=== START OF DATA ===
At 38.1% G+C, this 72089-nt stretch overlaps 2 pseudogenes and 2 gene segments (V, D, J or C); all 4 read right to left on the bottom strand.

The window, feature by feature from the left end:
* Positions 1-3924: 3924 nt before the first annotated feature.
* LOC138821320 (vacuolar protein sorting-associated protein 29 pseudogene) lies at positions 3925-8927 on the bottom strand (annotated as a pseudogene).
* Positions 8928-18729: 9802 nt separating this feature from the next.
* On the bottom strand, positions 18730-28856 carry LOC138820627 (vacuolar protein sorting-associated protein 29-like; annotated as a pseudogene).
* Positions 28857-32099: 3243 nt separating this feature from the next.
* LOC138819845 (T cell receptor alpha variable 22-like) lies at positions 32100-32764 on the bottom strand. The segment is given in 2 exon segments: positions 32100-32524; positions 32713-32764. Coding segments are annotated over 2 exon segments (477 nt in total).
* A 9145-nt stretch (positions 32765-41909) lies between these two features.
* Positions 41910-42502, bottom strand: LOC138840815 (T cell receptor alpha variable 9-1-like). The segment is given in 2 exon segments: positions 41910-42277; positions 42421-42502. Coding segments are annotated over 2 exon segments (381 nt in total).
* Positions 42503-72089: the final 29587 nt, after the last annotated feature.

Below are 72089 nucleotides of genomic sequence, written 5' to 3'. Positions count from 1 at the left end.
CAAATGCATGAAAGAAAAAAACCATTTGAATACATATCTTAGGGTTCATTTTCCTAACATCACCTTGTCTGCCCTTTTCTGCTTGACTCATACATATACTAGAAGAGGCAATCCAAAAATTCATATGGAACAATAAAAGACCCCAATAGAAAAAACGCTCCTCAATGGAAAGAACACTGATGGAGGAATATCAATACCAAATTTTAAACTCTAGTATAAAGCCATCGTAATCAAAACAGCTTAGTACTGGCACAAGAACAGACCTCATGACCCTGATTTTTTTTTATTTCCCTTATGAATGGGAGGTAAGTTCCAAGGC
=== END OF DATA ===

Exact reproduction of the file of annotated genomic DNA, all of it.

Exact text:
At 38.1% G+C, this 72089-nt stretch overlaps 2 pseudogenes and 2 gene segments (V, D, J or C); all 4 read right to left on the bottom strand.

The window, feature by feature from the left end:
* Positions 1-3924: 3924 nt before the first annotated feature.
* LOC138821320 (vacuolar protein sorting-associated protein 29 pseudogene) lies at positions 3925-8927 on the bottom strand (annotated as a pseudogene).
* Positions 8928-18729: 9802 nt separating this feature from the next.
* On the bottom strand, positions 18730-28856 carry LOC138820627 (vacuolar protein sorting-associated protein 29-like; annotated as a pseudogene).
* Positions 28857-32099: 3243 nt separating this feature from the next.
* LOC138819845 (T cell receptor alpha variable 22-like) lies at positions 32100-32764 on the bottom strand. The segment is given in 2 exon segments: positions 32100-32524; positions 32713-32764. Coding segments are annotated over 2 exon segments (477 nt in total).
* A 9145-nt stretch (positions 32765-41909) lies between these two features.
* Positions 41910-42502, bottom strand: LOC138840815 (T cell receptor alpha variable 9-1-like). The segment is given in 2 exon segments: positions 41910-42277; positions 42421-42502. Coding segments are annotated over 2 exon segments (381 nt in total).
* Positions 42503-72089: the final 29587 nt, after the last annotated feature.

Below are 72089 nucleotides of genomic sequence, written 5' to 3'. Positions count from 1 at the left end.
CAAATGCATGAAAGAAAAAAACCATTTGAATACATATCTTAGGGTTCATTTTCCTAACATCACCTTGTCTGCCCTTTTCTGCTTGACTCATACATATACTAGAAGAGGCAATCCAAAAATTCATATGGAACAATAAAAGACCCCAATAGAAAAAACGCTCCTCAATGGAAAGAACACTGATGGAGGAATATCAATACCAAATTTTAAACTCTAGTATAAAGCCATCGTAATCAAAACAGCTTAGTACTGGCACAAGAACAGACCTCATGACCCTGATTTTTTTTTATTTCCCTTATGAATGGGAGGTAAGTTCCAAGGC